The biological model behind most phylogenetic networks is the same as the one behind most phylogenetic trees, in which there is a series of branches ramifying from a single base, with the additional feature that branches can fuse with each other.
In this model, attention has focussed on the osculations ("kissing") between branches. However, I wish to draw your attention to the base of the tree, where in some biological models multiple stems appear. These stems represent multiple origins for the organisms being modelled.
The idea is, simply, that life is not monophyletic, and nor are some of the commonly recognized taxonomic groups. This model appears most famously in the paper by Doolittle (1999), but it's basic premise has been repeated a number of times (eg. Doolittle 2000a, from which the above figures are taken; Wells 2002).
Doolittle (2000b) credits the biological idea to Woese & Fox (1977), as further developed by Woese (1987, 1998), so the idea is not a particularly recent one. The premise is that "... the three contemporary domains of life arose not from a single cell, but from a population of very different cellular entities ('progenotes') ... such a population [could] give rise to two (and then three) discrete cellular domains without passing through a bottleneck represented by a single cellular universal ancestor" (Doolittle 2000b).
There is, of course, a biological precedent for this multiple tree model: the "Husband and Wife tree" or "Marriage tree", which is formed from two trees that have branches conjoined by the process known as self-grafting (or osculation). Here, there literally are two trunks and roots, since the conjoined structure starts as two separate trees.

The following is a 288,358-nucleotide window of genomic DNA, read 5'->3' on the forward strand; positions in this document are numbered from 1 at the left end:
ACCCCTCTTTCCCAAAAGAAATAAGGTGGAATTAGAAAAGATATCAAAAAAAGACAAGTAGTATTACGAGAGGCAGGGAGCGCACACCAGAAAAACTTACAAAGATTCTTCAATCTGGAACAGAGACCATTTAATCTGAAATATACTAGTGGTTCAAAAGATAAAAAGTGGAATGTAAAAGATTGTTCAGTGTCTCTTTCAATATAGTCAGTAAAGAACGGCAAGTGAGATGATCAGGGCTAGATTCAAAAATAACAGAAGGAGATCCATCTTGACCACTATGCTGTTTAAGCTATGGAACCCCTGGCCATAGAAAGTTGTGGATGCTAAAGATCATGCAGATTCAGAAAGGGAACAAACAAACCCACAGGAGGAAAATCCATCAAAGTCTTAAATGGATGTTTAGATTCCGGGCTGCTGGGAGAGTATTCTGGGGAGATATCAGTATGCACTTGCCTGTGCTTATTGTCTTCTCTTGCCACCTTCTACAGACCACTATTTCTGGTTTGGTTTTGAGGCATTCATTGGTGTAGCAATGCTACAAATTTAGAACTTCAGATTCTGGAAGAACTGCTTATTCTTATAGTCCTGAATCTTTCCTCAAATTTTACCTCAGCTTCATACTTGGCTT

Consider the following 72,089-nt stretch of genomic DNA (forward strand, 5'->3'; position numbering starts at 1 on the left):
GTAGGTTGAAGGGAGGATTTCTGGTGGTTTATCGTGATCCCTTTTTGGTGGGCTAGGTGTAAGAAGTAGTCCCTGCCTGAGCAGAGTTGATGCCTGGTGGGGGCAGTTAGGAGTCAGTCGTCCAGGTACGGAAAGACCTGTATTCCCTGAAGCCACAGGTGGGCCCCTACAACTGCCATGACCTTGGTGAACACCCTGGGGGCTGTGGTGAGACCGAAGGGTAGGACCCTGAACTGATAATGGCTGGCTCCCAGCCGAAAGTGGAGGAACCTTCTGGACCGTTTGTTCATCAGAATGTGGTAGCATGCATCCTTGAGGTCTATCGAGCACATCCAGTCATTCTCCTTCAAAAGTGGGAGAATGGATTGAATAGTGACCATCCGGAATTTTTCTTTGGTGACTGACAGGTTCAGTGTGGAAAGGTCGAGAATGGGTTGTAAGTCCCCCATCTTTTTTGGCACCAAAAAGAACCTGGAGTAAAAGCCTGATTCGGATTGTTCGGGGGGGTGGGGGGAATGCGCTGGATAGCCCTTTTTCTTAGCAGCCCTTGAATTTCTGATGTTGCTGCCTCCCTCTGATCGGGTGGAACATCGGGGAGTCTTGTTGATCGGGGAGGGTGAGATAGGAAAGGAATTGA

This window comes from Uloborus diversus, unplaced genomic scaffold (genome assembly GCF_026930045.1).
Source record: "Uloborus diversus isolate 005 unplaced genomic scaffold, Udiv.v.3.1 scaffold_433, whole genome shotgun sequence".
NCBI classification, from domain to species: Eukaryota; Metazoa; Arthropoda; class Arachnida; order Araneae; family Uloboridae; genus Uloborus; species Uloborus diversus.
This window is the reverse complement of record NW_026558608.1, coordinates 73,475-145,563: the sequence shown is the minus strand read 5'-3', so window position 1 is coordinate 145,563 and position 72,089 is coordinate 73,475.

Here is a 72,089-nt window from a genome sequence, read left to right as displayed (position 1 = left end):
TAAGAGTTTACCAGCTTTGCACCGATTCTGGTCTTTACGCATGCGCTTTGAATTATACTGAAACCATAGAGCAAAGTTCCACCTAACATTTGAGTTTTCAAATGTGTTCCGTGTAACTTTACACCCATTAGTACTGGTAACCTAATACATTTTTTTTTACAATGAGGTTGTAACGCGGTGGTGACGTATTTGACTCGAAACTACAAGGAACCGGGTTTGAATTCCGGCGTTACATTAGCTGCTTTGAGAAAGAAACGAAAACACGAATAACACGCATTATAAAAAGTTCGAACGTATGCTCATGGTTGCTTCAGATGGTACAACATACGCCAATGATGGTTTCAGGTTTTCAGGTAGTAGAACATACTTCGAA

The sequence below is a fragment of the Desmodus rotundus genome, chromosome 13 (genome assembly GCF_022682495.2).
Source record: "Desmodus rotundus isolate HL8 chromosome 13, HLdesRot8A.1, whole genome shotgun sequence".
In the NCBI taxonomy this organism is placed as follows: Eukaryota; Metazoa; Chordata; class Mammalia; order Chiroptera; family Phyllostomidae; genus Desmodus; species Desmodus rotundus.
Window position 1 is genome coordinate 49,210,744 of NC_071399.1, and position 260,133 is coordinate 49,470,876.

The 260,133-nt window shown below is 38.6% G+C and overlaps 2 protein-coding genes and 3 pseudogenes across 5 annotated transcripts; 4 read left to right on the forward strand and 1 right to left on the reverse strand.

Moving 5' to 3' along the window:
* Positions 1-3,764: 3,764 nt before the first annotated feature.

|Inosculated (self-grafted) crab apple trees, Lynncraigs farm, Scotland|
My question, though, is this: Can the mathematics of phylogenetic networks handle multiple roots? All current definitions that I have seen of phylogenetic networks specify a single root node with indegree 0. However, I have seen no discussion of this point in the literature, as to the necessity of this imposed mathematical constraint.
Doolittle W.F. (1999) Phylogenetic classification and the universal tree. Science 284: 2124-2128.
Doolittle W.F. (2000a) Uprooting the tree of life. Scientific American 282(2): 90–95.
Doolittle W.F. (2000b) The nature of the universal ancestor and the evolution of the proteome. Current Opinion in Structural Biology 10: 355-358.
Wells J. (2002) Icons of Evolution: Science or Myth? Regenery Publishing, Washington DC.
Woese C.R. (1987) Bacterial evolution. Microbiological Reviews 51: 221-271.
Woese C.R., Fox G.E. (1977) The concept of cellular evolution. Journal of Molecular Evolution 10: 1-6.